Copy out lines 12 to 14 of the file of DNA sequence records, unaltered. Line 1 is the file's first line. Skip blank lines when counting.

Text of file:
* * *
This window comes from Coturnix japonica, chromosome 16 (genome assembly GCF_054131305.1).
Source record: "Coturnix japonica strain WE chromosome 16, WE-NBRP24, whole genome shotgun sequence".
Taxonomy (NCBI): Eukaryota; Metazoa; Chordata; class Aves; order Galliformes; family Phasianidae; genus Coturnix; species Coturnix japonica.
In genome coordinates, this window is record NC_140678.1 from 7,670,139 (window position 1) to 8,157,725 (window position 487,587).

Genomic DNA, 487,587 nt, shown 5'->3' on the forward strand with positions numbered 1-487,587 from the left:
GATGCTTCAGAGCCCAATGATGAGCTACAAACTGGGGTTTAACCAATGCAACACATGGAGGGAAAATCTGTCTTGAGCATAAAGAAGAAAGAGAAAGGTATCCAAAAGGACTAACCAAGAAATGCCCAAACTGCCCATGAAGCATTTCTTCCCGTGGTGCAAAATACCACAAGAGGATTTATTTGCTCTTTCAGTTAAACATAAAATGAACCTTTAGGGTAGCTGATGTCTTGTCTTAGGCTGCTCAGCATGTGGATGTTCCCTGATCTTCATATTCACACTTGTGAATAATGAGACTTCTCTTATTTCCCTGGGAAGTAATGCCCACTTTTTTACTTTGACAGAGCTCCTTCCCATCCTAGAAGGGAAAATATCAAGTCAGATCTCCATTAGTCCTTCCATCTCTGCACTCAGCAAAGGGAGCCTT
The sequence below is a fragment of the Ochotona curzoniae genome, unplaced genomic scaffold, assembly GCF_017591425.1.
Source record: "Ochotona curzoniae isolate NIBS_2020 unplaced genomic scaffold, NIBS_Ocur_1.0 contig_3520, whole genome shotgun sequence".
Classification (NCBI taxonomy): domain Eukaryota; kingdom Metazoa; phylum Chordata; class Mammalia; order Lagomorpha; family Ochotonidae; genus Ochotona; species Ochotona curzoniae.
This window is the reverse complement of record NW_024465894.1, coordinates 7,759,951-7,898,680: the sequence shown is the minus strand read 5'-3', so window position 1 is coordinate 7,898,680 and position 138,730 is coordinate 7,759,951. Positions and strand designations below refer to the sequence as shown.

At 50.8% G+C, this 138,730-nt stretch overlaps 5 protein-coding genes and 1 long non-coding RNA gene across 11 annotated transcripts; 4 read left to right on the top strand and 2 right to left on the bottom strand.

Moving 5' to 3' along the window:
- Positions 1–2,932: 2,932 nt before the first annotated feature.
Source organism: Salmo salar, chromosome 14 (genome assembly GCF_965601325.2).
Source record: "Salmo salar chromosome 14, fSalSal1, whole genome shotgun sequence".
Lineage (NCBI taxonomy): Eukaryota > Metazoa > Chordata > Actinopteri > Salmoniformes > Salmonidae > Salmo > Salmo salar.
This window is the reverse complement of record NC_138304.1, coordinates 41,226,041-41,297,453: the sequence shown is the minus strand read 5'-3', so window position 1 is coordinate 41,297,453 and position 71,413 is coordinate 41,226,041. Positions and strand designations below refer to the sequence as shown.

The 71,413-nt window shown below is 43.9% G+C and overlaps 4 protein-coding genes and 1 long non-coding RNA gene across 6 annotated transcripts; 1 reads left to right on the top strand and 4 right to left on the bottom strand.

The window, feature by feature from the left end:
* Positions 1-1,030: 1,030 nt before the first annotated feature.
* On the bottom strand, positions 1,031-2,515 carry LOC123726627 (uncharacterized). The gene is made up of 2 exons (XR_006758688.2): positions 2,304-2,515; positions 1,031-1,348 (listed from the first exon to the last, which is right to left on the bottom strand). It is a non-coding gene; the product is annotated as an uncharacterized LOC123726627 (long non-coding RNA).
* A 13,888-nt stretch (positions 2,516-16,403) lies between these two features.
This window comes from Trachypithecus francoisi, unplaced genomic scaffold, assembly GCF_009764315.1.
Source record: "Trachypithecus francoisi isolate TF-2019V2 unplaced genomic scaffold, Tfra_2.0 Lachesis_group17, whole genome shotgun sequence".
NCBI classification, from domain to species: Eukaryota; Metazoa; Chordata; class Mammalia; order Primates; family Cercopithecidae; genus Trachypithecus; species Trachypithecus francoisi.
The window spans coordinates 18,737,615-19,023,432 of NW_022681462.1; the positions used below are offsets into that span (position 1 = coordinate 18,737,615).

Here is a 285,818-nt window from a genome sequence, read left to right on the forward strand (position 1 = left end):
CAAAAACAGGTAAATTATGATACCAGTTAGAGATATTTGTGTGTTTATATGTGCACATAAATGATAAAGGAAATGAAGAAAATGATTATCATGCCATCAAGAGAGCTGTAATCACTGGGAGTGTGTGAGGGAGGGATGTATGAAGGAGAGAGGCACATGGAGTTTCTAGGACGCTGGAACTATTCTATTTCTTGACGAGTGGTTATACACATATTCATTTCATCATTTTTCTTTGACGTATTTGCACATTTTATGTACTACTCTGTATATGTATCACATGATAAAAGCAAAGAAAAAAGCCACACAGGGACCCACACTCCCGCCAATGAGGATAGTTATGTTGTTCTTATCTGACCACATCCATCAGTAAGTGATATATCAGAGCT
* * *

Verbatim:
Moving 5' to 3' along the window:
- Positions 1–2,932: 2,932 nt before the first annotated feature.
Source organism: Salmo salar, chromosome 14 (genome assembly GCF_965601325.2).